The ‘dump CY’ campaign

The Standard mentions the very muted murmurings that Hong Kong’s Chief Executive CY Leung might be on the way out. What better way to develop the murmurings into a full-fledged rumour than to print a story about an anonymous official denying it? There are also a few whispers going round that would suggest, to put it delicately, that one or two people identified with CY have started to get a bit nervous lest they find themselves on the wrong side of the fence sometime in the future.

If there’s something vaguely familiar about all this, it could be from mid-2000 when our local tycoons were mounting a ‘dump Tung Chee-hwa’ campaign. It’s not that they were going round publicly demanding that the luckless first Chief Executive step down; it’s that they weren’t saying the opposite. This telling lack of endorsement led Chinese government officials to summon all our favourite property developers and other plutocrats to a hall in Beijing, where then-President Jiang Zemin gave them a severe talking to. If you see Li Ka-shing, the Kwoks, Lee Shau-kee and the rest all sheepishly boarding a chartered Dragonair flight in the coming months, history will be repeating itself.

The situation is worse this time around because it’s so personal. The tycoons didn’t hate the crop-haired one; they were angry that property prices had collapsed before they had managed to sell all their overpriced half-built apartments to the suckers. But they seriously loathe CY.

Back in the 1990s, US President Bill Clinton’s wife Hilary blamed the accusations and scandals surrounding her husband on a ‘vast right-wing conspiracy’. Some of his problems, like the Monica Lewinsky episode, were purely of his own doing. Other controversies, like the tiresome Whitewater affair, looked exaggerated by detractors. And some were blatant smears, like the idea that the Clintons murdered former advisor Vince Foster. (And don’t forget the cattle futures thing: the Arkansas version of an unauthorized trellis.) No conspiracy is necessary: if enough people hate you and they have this much ammunition, they will declare war.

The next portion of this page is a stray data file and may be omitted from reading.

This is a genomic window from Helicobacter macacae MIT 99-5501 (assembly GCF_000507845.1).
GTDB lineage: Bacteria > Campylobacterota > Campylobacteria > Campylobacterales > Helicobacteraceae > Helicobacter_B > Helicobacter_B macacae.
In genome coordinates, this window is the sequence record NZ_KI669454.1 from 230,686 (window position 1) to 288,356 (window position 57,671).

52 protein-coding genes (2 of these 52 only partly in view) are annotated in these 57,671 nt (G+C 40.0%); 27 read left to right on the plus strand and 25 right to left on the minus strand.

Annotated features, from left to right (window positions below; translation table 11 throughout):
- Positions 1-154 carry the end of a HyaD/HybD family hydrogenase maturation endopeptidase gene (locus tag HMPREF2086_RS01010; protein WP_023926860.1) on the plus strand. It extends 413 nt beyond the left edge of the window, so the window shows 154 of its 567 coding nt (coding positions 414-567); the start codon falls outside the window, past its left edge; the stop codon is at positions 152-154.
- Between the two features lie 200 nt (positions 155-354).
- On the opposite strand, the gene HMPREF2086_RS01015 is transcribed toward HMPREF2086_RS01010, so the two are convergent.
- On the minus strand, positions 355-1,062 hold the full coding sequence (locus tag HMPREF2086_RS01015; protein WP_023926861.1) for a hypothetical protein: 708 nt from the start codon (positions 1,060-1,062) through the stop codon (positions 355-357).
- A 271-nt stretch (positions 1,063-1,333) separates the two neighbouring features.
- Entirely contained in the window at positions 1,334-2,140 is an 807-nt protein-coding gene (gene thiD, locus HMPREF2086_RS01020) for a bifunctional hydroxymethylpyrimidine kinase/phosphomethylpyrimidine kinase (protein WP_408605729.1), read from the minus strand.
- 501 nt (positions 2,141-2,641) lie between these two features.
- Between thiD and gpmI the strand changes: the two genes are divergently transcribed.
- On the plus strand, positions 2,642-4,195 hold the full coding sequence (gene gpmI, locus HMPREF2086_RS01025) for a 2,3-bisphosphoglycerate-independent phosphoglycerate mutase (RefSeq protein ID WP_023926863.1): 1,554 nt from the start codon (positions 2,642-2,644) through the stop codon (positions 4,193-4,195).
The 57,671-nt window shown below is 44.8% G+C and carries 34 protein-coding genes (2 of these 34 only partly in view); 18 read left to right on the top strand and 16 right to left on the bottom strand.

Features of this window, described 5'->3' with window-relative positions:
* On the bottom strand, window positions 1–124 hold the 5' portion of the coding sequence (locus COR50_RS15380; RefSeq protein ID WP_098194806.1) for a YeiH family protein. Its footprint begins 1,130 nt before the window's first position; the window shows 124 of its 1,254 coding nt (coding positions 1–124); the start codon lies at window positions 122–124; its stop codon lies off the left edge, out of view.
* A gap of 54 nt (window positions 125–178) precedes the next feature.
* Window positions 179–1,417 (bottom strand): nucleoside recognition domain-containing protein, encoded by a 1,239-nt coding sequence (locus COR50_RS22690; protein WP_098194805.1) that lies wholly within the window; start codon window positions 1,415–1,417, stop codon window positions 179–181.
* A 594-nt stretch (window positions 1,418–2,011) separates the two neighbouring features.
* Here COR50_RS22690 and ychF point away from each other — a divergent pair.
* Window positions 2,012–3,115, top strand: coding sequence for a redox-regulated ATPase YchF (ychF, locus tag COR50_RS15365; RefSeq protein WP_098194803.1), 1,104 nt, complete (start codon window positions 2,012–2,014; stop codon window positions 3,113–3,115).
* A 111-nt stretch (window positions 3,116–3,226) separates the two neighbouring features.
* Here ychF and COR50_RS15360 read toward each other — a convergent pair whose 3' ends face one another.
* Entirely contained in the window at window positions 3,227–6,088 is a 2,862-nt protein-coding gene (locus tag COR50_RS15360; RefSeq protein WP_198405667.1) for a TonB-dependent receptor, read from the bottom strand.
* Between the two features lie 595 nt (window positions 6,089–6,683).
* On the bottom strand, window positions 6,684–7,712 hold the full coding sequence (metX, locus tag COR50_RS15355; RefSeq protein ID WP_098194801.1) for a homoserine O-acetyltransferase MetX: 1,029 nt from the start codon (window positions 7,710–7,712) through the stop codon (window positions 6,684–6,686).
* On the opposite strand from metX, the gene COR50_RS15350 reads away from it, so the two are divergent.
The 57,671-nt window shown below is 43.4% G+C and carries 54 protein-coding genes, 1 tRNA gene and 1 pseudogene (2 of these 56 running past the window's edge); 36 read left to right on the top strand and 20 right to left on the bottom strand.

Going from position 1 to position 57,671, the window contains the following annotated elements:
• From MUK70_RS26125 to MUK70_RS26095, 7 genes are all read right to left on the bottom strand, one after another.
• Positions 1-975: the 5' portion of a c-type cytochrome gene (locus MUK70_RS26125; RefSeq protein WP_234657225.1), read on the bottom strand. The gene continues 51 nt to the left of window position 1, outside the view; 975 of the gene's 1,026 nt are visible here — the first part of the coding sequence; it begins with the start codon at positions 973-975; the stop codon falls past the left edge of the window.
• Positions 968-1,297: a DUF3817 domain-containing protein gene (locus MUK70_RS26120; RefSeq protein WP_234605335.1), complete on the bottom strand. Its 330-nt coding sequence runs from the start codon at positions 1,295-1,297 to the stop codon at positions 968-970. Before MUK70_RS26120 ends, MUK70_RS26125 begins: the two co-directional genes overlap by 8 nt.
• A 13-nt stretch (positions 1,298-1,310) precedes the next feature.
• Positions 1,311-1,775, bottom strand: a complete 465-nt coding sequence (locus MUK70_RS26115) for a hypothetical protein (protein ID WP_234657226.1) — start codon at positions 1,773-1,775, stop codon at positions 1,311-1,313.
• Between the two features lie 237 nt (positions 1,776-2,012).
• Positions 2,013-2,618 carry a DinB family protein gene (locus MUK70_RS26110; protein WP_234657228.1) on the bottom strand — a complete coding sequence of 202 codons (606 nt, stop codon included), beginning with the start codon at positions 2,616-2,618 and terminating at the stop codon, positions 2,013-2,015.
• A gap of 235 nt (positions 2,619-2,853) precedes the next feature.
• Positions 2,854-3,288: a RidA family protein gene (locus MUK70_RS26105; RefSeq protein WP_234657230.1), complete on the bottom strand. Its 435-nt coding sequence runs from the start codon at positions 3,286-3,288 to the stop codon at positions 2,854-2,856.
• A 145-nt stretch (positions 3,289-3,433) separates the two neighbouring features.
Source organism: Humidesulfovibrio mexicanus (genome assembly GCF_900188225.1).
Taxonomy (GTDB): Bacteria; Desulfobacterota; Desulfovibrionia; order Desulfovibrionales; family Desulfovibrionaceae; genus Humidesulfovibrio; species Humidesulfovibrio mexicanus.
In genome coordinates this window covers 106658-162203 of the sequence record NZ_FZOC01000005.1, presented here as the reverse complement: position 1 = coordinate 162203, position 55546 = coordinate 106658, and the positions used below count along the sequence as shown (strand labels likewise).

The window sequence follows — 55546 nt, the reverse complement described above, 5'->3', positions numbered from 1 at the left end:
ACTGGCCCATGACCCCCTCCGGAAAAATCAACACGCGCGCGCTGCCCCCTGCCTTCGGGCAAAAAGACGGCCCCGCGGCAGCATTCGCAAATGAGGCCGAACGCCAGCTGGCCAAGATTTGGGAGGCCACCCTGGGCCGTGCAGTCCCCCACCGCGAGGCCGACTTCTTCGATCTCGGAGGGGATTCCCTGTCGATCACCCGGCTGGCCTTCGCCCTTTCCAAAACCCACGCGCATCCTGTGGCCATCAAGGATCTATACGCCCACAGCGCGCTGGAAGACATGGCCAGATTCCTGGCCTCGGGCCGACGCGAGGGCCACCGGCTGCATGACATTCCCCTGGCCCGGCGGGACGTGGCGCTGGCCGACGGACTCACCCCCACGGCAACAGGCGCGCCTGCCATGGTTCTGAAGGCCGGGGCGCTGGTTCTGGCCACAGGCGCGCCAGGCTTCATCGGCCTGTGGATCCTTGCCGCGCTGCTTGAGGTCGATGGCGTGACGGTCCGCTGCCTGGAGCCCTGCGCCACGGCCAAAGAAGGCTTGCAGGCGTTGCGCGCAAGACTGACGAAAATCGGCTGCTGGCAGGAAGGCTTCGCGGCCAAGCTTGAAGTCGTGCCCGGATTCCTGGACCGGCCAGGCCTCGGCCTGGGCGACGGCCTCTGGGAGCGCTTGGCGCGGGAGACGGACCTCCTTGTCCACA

It’s similar with CY. Short-lived Development Secretary CK Mak has been charged with claiming civil service housing perks decades ago. A genuine, if traditionally ignored, offence. His successor Paul Chan’s family was found to be renting out subdivided slums. Not an offence. CY and everyone else you can name has or had unauthorized building works in their homes. Not remotely noteworthy until the Henry Tang vs CY Leung race turned vicious at the beginning of 2012 and everyone exposed everyone else’s illegal structures. Executive Council member Franklin Lam sold a small slice of his property portfolio a bit before new government property taxes – of which he was unaware – were introduced, and he offered the real estate agent extra commission. Nothing more than unfortunate timing.

CY should feel entitled to stand up and declare that a vast property-developer conspiracy is at work. As with the Clintons, no actual plot has been necessary; poor judgment and bad luck have played into his enemies’ hands. But you need to fight fire with fire. “Look,” he should say, “we all know there is a smear campaign going on against my administration. We all know which newspapers are involved. We all know who owns these newspapers. And we all know who those owners’ friends are, and who they backed in the election last March, and which industries they are in. These are people who feel entitled to privileges, and they are angry that this new government does not share their priorities – because we are trying to help the grassroots [blah, blah, blah].” But that would be politics; we have to have harmony and consensus.